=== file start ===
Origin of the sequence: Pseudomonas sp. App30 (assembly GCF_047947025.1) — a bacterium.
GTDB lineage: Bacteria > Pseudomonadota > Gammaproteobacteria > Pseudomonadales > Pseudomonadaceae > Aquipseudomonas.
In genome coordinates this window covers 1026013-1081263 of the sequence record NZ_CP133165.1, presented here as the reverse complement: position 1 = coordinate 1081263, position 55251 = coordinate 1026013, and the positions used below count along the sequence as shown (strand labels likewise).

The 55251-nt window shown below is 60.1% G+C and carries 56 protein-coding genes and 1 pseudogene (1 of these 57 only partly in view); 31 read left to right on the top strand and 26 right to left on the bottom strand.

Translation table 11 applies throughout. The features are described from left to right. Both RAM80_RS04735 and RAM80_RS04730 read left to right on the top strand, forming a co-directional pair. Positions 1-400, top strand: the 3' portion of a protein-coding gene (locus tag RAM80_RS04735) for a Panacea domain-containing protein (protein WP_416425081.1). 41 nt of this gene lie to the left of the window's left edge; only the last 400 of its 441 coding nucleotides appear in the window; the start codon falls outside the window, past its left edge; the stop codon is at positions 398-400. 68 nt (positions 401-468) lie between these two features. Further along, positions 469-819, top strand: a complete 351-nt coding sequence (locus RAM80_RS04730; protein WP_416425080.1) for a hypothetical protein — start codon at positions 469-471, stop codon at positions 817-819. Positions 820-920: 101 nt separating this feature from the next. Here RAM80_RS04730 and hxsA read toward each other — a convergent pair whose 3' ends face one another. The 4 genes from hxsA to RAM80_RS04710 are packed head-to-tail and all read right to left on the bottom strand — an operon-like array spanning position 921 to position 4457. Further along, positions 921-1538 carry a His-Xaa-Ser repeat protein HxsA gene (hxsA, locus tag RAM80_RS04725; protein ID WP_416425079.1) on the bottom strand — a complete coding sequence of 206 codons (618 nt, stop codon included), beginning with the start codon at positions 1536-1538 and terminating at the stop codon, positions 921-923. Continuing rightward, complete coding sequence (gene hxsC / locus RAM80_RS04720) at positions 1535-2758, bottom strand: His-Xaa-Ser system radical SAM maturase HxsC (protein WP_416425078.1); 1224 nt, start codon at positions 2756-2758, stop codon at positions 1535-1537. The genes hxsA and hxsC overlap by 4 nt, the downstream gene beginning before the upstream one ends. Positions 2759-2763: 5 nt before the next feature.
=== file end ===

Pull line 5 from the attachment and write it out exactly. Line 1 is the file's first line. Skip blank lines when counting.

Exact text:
Translation table 11 applies throughout. The features are described from left to right. Both RAM80_RS04735 and RAM80_RS04730 read left to right on the top strand, forming a co-directional pair. Positions 1-400, top strand: the 3' portion of a protein-coding gene (locus tag RAM80_RS04735) for a Panacea domain-containing protein (protein WP_416425081.1). 41 nt of this gene lie to the left of the window's left edge; only the last 400 of its 441 coding nucleotides appear in the window; the start codon falls outside the window, past its left edge; the stop codon is at positions 398-400. 68 nt (positions 401-468) lie between these two features. Further along, positions 469-819, top strand: a complete 351-nt coding sequence (locus RAM80_RS04730; protein WP_416425080.1) for a hypothetical protein — start codon at positions 469-471, stop codon at positions 817-819. Positions 820-920: 101 nt separating this feature from the next. Here RAM80_RS04730 and hxsA read toward each other — a convergent pair whose 3' ends face one another. The 4 genes from hxsA to RAM80_RS04710 are packed head-to-tail and all read right to left on the bottom strand — an operon-like array spanning position 921 to position 4457. Further along, positions 921-1538 carry a His-Xaa-Ser repeat protein HxsA gene (hxsA, locus tag RAM80_RS04725; protein ID WP_416425079.1) on the bottom strand — a complete coding sequence of 206 codons (618 nt, stop codon included), beginning with the start codon at positions 1536-1538 and terminating at the stop codon, positions 921-923. Continuing rightward, complete coding sequence (gene hxsC / locus RAM80_RS04720) at positions 1535-2758, bottom strand: His-Xaa-Ser system radical SAM maturase HxsC (protein WP_416425078.1); 1224 nt, start codon at positions 2756-2758, stop codon at positions 1535-1537. The genes hxsA and hxsC overlap by 4 nt, the downstream gene beginning before the upstream one ends. Positions 2759-2763: 5 nt before the next feature.